Tommy Wilson Cole

1955-2002

To an amazing man, one dedicated to community development and contributing to the creation of a better life.  To a magnificent husband, who made life seem so incredible and renewed, one who made each day an adventure, and every moment something to cherish and hold onto forever.  To the truly devoted and absolutely "World's Best" father, the one who sculpted the lives of two individuals, molding them into somebody who could stand strong, do anything, and have unfaltering faith.  To that one human being who did so much, in such a short time, and made such an impact in the world that it feels earth-shattering.  To Him, we give our undying love, devotion, hearts, lives, and future to.  

The Story of South Forty

It all started when Tommy suggested that the family buy a pony for the great-nieces and nephews. So, Pepper the pony joined the family. Pepper was a very experienced 4-H pony.  She was a mean little speed machine who loved nothing more than to home in on the competition and "go in for the kill."  Yes, looking back, Amanda now laughs and says that Pepper was a little above their beginner level, but they fell in love with her and couldn't look back.  Pepper then took up permanent residence at South Forty.  However, in looking at the size of Amanda and Jason (as they were well into their teens when Pepper came home, 5'11" and 6'3" respectfully), one might realize how odd it was to imagine them riding Pepper (she was 12.2 hands tall). So the search continued for that perfect horse for the Cole's and a new best friend for Pepper.

The Cole's bumped into the Rocky Mountain Horses at a 4-H demo and were immediately hooked.  Diane was fascinated with the chocolate body coat and stunning white mane and tail, the temperament with children, and the overall presence of the horse.  The search began immediately to find more of those amazing horses.  Needless to say, that search was successful.  Now, several years down the road, South Forty Farms is home to 35 Rockies and have customized their life to their friends. They have a diversified herd, with horses trained in western, pleasure, pleasure driving, trail, obstacle, and poles.

"We are amazed to walk out to the barns everyday and find that those first horses we purchased, the yearlings we found and fell in love with, are now more mature, wiser, and absolutely as stunning as they were the first day we laid eyes on them.  There's a sense of pride to know that we were an integral part of who they are now.  Those fillies we bought, in what seems like so long ago, are mothers, raising their babies just as wonderfully as we could hope.  They walk around the farm as if they know that they are the foundation of our farm, for they strive to maintain the true nature of the Rocky Mountain, whether they are under saddle, in the barns, or just gaiting through the pastures with the foals."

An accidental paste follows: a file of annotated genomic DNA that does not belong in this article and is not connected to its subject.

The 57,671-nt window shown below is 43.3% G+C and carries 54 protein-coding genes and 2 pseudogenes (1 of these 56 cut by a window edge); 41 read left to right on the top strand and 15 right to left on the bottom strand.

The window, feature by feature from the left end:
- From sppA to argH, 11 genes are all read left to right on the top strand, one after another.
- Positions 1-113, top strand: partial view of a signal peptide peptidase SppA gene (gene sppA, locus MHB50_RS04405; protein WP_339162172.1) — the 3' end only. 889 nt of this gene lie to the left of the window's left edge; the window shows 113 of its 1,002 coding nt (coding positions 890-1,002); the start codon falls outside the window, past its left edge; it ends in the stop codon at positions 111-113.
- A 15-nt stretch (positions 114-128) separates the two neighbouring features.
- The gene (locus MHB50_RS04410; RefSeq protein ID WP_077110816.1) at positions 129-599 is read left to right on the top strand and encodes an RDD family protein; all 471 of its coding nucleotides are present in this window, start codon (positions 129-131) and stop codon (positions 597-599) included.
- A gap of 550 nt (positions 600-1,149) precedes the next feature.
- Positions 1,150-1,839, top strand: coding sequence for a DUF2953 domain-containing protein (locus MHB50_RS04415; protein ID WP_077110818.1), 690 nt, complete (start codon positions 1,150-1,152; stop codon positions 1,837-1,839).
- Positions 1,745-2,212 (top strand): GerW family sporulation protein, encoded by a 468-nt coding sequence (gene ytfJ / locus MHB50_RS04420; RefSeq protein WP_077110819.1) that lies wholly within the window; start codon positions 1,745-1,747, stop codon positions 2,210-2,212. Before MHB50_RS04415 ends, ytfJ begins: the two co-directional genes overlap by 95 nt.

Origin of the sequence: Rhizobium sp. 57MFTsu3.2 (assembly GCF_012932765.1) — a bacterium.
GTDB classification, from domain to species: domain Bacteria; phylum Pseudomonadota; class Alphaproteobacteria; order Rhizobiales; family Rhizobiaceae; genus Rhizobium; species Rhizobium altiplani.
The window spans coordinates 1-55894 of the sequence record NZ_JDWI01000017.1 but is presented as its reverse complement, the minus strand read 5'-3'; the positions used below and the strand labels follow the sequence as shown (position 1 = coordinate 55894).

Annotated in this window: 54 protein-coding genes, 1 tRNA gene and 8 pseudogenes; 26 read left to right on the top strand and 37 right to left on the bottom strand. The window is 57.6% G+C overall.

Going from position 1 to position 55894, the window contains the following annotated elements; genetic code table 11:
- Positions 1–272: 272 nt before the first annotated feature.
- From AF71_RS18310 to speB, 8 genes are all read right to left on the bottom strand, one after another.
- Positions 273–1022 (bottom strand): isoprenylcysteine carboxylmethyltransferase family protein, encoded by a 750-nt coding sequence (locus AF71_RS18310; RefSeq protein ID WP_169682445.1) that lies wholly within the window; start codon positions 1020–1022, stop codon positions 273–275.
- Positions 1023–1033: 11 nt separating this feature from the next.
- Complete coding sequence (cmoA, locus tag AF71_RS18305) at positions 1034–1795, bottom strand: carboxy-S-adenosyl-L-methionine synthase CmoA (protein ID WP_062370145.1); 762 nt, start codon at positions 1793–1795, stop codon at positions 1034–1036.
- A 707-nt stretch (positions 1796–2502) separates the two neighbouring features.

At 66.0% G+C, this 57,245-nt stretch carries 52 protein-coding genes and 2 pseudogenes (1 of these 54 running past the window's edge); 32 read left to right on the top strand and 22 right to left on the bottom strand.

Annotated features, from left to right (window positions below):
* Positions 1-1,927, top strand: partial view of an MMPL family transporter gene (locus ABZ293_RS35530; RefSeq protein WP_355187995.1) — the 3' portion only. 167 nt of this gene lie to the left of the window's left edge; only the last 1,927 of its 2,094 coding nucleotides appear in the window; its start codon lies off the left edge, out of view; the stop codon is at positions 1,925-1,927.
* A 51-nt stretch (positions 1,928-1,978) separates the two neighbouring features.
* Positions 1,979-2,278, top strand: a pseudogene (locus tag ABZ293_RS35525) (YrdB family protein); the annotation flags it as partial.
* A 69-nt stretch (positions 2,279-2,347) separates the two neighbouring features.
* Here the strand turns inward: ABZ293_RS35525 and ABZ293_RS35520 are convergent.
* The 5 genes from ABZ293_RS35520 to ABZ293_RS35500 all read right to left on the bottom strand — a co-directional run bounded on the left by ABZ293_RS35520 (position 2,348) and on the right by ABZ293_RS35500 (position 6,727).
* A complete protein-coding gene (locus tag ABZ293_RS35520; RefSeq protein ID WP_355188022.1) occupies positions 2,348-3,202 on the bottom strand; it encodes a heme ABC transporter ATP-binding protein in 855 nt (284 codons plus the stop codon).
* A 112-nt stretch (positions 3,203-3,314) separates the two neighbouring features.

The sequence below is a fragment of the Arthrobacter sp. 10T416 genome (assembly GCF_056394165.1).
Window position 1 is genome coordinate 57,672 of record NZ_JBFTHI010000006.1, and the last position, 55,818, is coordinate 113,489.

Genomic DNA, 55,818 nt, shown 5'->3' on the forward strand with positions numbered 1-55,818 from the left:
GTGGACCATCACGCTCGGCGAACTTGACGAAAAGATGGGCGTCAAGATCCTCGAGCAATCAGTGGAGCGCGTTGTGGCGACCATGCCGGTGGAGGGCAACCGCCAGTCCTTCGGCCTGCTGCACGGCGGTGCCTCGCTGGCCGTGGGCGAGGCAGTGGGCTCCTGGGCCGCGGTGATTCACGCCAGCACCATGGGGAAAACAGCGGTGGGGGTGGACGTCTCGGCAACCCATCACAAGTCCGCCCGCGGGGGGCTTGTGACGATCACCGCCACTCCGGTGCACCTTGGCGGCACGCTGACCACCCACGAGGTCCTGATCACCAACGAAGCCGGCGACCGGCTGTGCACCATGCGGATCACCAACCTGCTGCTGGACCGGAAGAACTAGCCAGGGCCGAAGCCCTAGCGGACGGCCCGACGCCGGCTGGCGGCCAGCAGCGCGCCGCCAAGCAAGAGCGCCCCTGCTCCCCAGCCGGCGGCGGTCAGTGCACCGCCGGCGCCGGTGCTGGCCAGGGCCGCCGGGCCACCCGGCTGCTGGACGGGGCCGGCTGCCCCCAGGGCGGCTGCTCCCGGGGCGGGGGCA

The Cole's have been fortunate to find Rockies to join the farm that are one of a kind. Cricket's Little Buddy and Choco Two Socks are the cement that bonded Jason and Amanda to the farm.  Bud and Jason will always be a team, whether they're strutting though western competitions or racing through poles.  Socks showed Amanda the unity between horse and rider, and once they found that, they were able to enter a horse/human friendship that outlasts any other kind.  Through learning with these two outstanding horses, South Forty has reached out farther and found even more horses with their own unique story that make lasting impressions on their lives. 

Doctor Yankee entered the picture as the perfect lesson horse for Amanda's business.  Yet, to the joy of the farm...he turned out to be the perfect horse for Diane and Tommy.  He just likes to go with the flow and have a good time, and that's what they had been hoping for, and keeping an eye for when at other farms.  The day Diane saw and rode him, she called Amanda and said she was bringing him home.  Doctor Yankee is the horse used for demonstrations and beginner riders due to being of perfect temperament.

"South Forty has had it's share of ups and downs in the horse industry.  Loss of loved ones, struggles with current ones, it's all part of the story of life.  But to be able to share that life with the horses residing at South Forty is a gift.  We're not in this to make a profit.  We're in this adventure to help make life more enjoyable.  The horses that come to South Forty almost always have a change that can be detected the first year they are here.  It seems as if they find something inside themselves that *clicks* and they come out of their stalls and paddocks every day to give us their all.  It's amazing to ask so little of them, and receive so much in return.  But then again, maybe it's not so amazing...seeing as how they just ask us to share some time with them, and it ends up being so much more that just a ride..."